Jason Lambert and Nora Fifer will play Ralph Waldo Emerson and Margaret Fuller at the Concord Museum. Courtesy photo

Actors bring Emerson and Fuller’s friendship to life at Concord Museum

July 10, 2024

By Laurie O’Neill — Correspondent 

Had they lived today, we might call them “soulmates.” 

The Miriam and Ira D. Wallach Division of Art, Prints and Photographs: Photography Collection, The New York Public Library. “Ralph Waldo Emerson, Portrait” The New York Public Library Digital Collections. 1902 – 1903.

Historians describe the relationship between Concord essayist, poet, and philosopher Ralph Waldo Emerson and Margaret Fuller, an early feminist and a philosopher, journalist, and literary critic who lived in Cambridge, as intense, profound, and complex. 

And unconventional for its time. 

A theater company is staging two episodes of “We Were Friends,” a series of short, standalone plays that explore the compelling friendship of Emerson and Fuller outdoors at the Concord Museum.

Each installment is a puzzle piece in the larger picture of their attachment. Nora Fifer and Jason Lambert, co-artistic directors of the Firelight Theatre Workshop in Peterborough, New Hampshire, will play Fuller and Emerson in present-day settings. 

The episodes, which Fifer and Lambert created with Henry Walters, begin on July 18 with “Two Years In: Birthdays.” This performance depicts Emerson and Fuller celebrating their birthdays as they sit on two distant picnic blankets. 

The second is “And Then: Late Night,” on August 15, when the audience will be invited to spy on Emerson and Fuller as they sit in his garage one night early in their friendship.  

“It can sometimes be hard for a contemporary reader to connect with Emerson as a person,” says Allison Shilling, the Museum’s deputy director and director of engagement. “He lived such a big life and left an indelible mark on Concord and the nation.”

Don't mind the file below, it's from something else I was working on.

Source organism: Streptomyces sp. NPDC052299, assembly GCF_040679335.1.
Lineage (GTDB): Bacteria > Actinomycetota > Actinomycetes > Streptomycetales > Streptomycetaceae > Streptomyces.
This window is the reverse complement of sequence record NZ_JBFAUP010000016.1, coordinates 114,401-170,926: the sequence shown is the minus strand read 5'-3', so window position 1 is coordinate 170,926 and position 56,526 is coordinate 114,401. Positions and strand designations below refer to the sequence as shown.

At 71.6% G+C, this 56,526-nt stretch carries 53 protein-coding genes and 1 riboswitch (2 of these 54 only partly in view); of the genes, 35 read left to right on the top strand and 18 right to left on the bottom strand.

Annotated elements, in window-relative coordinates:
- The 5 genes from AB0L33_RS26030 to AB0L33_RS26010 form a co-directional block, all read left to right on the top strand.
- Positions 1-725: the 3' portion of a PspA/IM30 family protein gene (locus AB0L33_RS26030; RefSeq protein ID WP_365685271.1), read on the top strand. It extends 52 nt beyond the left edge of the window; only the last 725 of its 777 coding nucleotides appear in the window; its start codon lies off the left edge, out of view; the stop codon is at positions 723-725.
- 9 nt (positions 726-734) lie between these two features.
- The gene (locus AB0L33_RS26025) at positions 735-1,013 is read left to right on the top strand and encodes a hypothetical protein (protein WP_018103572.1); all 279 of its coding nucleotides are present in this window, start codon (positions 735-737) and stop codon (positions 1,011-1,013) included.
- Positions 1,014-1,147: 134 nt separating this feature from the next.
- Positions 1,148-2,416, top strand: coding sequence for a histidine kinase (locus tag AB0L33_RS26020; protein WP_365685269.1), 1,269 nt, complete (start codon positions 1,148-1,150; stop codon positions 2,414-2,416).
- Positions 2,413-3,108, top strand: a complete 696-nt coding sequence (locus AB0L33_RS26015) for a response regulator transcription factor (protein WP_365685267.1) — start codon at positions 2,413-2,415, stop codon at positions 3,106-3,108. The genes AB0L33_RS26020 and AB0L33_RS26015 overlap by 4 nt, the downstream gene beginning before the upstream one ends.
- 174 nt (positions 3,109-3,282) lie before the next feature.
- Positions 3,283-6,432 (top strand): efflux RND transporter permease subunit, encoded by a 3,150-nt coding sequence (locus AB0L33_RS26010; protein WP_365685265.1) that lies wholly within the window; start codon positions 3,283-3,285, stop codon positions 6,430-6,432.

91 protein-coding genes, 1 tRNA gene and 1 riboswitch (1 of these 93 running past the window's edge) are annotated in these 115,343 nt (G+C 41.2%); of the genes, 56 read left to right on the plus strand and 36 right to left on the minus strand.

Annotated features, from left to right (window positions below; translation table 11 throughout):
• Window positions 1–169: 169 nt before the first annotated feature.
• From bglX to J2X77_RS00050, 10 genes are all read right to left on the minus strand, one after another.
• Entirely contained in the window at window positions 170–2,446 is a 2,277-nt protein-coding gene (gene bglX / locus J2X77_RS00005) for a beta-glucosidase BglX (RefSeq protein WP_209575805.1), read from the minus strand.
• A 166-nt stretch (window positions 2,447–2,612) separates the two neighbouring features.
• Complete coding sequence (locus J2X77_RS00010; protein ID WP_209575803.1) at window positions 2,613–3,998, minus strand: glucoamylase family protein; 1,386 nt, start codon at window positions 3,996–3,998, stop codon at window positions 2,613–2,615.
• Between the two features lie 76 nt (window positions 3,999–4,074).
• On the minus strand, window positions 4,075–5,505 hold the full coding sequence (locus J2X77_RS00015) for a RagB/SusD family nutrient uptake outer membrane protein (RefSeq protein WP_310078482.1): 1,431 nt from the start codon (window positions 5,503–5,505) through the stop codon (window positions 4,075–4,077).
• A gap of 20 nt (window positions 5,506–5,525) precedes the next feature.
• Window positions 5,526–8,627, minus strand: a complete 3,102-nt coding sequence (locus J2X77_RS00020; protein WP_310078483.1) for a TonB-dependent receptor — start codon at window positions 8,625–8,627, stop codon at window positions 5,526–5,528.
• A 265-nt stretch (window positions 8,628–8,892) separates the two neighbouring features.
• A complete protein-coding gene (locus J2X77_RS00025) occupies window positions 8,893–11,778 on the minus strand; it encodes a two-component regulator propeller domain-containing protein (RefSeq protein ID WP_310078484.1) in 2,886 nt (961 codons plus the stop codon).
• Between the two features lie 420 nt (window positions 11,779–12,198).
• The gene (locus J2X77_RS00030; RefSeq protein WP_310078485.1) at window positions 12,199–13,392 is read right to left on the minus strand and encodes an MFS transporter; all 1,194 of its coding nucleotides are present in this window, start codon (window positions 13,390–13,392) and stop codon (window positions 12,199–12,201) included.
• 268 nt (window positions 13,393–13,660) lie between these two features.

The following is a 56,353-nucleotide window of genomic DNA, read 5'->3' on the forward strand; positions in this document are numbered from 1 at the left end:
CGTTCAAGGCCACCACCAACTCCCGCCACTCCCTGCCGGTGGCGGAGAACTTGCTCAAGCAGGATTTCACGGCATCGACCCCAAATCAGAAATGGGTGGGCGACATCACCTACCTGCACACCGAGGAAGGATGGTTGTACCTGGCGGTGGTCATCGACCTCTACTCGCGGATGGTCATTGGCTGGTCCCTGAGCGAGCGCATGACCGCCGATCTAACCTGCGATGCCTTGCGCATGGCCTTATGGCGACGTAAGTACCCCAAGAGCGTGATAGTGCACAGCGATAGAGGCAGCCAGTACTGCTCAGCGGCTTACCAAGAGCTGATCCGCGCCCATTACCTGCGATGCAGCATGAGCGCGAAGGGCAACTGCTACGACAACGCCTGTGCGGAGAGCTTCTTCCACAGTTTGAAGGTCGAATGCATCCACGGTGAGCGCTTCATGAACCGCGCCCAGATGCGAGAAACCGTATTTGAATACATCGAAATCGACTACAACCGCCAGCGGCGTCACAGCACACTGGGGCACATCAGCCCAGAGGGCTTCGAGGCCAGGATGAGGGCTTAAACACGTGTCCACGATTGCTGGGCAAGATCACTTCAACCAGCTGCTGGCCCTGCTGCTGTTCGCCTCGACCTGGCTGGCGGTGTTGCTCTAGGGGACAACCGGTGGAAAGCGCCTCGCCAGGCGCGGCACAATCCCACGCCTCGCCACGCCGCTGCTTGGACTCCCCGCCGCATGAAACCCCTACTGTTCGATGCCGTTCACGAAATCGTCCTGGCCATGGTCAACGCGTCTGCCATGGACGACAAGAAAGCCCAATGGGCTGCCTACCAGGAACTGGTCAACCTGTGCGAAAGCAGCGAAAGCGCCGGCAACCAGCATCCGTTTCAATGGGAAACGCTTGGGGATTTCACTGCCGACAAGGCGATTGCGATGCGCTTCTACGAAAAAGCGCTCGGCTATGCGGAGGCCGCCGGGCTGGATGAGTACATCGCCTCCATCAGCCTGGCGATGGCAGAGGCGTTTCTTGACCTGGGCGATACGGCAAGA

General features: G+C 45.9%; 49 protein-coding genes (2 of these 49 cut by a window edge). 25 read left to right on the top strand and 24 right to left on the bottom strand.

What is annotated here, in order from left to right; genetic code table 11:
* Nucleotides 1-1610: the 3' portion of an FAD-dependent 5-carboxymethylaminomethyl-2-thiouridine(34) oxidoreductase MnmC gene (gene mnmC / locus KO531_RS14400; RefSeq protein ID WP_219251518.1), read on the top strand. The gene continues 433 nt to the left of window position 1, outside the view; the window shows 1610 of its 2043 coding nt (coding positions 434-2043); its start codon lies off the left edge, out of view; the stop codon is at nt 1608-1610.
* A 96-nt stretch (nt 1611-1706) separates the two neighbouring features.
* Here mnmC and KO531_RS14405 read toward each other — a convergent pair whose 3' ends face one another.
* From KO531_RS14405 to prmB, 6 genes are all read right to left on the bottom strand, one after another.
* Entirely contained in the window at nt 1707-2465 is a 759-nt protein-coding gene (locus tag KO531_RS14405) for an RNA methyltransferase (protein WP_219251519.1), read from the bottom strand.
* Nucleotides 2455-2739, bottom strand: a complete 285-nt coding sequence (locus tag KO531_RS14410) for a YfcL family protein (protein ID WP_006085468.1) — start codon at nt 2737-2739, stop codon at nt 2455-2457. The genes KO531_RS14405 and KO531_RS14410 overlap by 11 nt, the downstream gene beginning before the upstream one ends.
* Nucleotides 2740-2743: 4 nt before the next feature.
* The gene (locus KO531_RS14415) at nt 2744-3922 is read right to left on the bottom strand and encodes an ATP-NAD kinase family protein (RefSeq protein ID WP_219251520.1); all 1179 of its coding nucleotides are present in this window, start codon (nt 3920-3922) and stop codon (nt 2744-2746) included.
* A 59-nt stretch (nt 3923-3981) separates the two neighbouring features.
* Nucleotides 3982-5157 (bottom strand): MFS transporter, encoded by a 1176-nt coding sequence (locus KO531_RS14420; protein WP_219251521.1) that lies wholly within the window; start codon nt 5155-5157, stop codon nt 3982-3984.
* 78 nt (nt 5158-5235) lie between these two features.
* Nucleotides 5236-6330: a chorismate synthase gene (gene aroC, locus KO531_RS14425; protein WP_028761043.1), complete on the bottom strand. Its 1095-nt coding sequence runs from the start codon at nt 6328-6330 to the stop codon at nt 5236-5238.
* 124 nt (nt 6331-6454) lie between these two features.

Shilling adds that “it’s easy to forget [Emerson] was a real person with many of the same human experiences that we can relate to and learn from today. By looking at him through his friendship with Fuller, he becomes so much more personable and approachable.”

General Research Division, The New York Public Library. “Margaret Fuller” The New York Public Library Digital Collections. 1855.

Fuller founded “The Dial,” America’s first truly independent magazine unaffiliated with any university or church. She was the first woman invited to attend Emerson’s all-male Transcendental Club, an occasional meeting of fellow liberals that discussed the new philosophical movement in New England. Fuller was also said to have been the first woman permitted to use the Harvard College library. 

Fuller’s relationship with Emerson is revealing, given that he is most often portrayed as a rugged individualist. Some historical writings suggest that Fuller may have wanted something beyond an intellectual connection. But this proved to be more than Emerson was able and willing to give.  

Fuller went on to marry and have a child, but when she died in a shipwreck in 1850, Emerson was devastated. As he writes upon Fuller’s death, “Her heart, which few knew, was as great as her mind, which all knew.” 

For tickets to each or both (July 18, August 15) hour-long performances, which start at 6 p.m. (one play: $10 for members and $12 for non-members or both plays $18 for members and $22 for non-members), visit concordmuseum.org/event/we-were-friends/.